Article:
I got on to the express lanes and things were hunky if not outright dory. The far right lane, the exit for Stewart Street, a wee fine street for those of us who’re fine Scots, not like some of those lowlanders I won’t mention, anyway the far right lane typically gets backed up, as in cars get stopped up onto the freeway due to the stoplight ahead. I was in the process of following suit when I heard a terrific noise. I knew what it was immediately, and had time to look in my rear view mirror to watch in an almost detached way the young driver of the minivan behind me look startled, then panicked, then airbagged as a car crashed into him from behind, propelling him straight toward me. My foot was already on the brakes but now I really put it down and then BAM I got crunched, my head whipped back and hit the glass window of the truck’s cabin, and what I could only assume was a chain of cars lurched us all forward. By some good amount of luck I was able to keep from, in turn, rear ending the car in front of me, but only by a close call.
With my head ringing and that sort of chalky taste familiar from my past mountain biking axcididdles I pulled over to the shoulder, put on the hazards, and went to check to see how everyone was doing. The minivan had been piloted by a young man with what appeared to be his mother and sister. They seemed shaken but not too stirred. The woman who initiated the whole thing didn’t look as good. I won’t go too far into details to spare some privacy, but she was clearly in shock and the airbag had really taken a toll on her. I tried to calm her down and let her know I’d call the state patrol. My biggest concern at that point was the possibility of someone ramming into us as we huddled on the shoulder. As for the truckie, it appeared the rear bumper had taken the full impact, bent under as you can see from above. No other obvious damage anyway.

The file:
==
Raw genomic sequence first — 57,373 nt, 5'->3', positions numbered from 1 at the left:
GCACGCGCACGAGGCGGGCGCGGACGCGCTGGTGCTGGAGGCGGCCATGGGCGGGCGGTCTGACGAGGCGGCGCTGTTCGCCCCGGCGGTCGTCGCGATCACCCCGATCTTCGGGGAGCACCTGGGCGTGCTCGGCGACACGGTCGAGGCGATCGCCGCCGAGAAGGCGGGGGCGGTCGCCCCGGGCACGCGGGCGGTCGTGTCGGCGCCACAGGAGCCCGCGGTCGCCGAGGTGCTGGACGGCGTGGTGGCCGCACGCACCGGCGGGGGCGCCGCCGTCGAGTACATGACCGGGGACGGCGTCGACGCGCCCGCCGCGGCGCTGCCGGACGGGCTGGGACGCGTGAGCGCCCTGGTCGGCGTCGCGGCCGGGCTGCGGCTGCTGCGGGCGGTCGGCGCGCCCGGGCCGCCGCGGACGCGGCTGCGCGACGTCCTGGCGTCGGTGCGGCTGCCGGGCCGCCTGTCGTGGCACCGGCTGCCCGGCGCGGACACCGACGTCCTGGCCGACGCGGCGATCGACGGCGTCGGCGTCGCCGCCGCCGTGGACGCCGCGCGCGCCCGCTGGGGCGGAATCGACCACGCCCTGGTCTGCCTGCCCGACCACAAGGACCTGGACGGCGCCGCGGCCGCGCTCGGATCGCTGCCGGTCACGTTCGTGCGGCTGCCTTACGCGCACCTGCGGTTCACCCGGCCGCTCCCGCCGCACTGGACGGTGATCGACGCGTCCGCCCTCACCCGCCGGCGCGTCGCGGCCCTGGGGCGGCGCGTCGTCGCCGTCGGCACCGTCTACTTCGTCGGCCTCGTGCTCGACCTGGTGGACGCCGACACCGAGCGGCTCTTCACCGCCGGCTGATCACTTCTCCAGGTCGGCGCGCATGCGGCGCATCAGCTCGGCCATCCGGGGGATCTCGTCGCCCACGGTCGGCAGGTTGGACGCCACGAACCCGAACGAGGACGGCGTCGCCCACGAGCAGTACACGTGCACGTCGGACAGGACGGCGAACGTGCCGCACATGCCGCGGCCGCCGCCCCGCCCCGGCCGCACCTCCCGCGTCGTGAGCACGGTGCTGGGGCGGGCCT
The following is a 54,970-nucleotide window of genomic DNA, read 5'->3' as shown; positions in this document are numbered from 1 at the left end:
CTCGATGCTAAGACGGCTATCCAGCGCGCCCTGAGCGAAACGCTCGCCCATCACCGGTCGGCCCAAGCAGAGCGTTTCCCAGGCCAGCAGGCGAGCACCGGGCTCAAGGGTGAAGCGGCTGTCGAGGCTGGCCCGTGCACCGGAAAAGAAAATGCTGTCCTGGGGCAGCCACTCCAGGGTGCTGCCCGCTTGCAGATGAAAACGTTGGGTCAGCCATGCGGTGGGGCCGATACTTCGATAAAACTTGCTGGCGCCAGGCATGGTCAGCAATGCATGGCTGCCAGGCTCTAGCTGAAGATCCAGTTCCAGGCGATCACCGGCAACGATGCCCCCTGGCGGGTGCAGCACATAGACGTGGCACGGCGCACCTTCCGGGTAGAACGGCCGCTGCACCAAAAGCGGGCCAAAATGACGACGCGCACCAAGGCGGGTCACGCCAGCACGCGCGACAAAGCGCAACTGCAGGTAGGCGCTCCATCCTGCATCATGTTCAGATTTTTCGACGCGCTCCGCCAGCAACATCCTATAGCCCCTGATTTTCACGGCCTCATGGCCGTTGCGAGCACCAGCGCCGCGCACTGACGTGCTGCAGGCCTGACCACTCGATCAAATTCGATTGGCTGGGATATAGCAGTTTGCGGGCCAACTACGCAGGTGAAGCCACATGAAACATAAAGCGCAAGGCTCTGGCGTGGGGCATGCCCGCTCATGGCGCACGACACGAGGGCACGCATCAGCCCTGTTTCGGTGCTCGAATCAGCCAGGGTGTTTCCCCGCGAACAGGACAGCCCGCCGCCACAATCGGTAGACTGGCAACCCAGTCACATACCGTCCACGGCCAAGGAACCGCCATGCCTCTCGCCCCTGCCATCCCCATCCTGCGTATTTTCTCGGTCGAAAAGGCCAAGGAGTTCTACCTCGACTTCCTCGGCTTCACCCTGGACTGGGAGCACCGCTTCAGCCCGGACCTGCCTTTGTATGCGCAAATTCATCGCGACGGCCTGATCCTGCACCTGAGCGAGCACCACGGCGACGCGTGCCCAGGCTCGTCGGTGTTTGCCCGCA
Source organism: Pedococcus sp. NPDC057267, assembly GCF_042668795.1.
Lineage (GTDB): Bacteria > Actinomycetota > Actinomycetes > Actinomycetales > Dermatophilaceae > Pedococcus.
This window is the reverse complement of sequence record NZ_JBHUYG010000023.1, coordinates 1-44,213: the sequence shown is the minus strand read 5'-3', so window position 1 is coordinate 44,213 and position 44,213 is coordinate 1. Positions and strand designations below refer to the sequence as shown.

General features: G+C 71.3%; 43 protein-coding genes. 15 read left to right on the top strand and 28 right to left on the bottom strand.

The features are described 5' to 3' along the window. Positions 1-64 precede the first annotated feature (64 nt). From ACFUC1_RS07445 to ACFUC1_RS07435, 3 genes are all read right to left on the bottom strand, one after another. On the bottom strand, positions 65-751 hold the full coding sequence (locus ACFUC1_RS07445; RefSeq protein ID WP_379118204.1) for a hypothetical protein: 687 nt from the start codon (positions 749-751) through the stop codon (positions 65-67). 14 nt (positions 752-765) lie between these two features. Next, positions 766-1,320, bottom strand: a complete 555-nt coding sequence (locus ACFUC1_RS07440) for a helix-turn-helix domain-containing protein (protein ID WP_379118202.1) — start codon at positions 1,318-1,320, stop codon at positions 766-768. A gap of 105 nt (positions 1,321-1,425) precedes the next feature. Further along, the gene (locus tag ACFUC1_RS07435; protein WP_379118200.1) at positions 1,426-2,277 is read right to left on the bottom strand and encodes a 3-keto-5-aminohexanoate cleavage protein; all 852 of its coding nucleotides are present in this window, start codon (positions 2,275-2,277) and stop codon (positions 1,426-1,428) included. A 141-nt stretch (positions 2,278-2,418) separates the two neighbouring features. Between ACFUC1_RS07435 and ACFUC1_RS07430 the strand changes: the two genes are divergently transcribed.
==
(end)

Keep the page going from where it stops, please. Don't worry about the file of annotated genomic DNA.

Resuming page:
After understandably exasperated reroutes from 9-1-1 to the state patrol to local fire/rescue, we got help on the way. I just felt so awful for the woman. I could tell she felt bad, as she asked anxiously how everyone else was. I in turn asked her on a scale of 1 to 10 what kind of pain was she in? Eight she said. I knew we couldn’t move her, with traffic whizzing by, and with uncertainty as to her injuries, and it didn’t seem like the car was going to blow up or anything.
The troopers showed up and were amazingly kind and efficient. Paramedics showed up and quickly spirited the woman away on a gurney.
I find it funny how the mind works at times like these. I called the SurlyLady but for a moment was more worried about telling her what had happened than about what had actually happened, just because I knew she would worry, and she’s sick. But it went okay. Then I left a message for my boss, then sent an email to her boss, and when I got in to work Wow it was amazing how nice everyone was! The genuine care from everyone was so heartwarming, offers to get me things, take me places. I almost said, I’ll have the caviar, and bring round the Bentley, please, I’d like to go to a matinee if you don’t mind. They even tried really hard to laugh at my jokes, the ones about thick skulls and knocking some sense into things and project whiplash.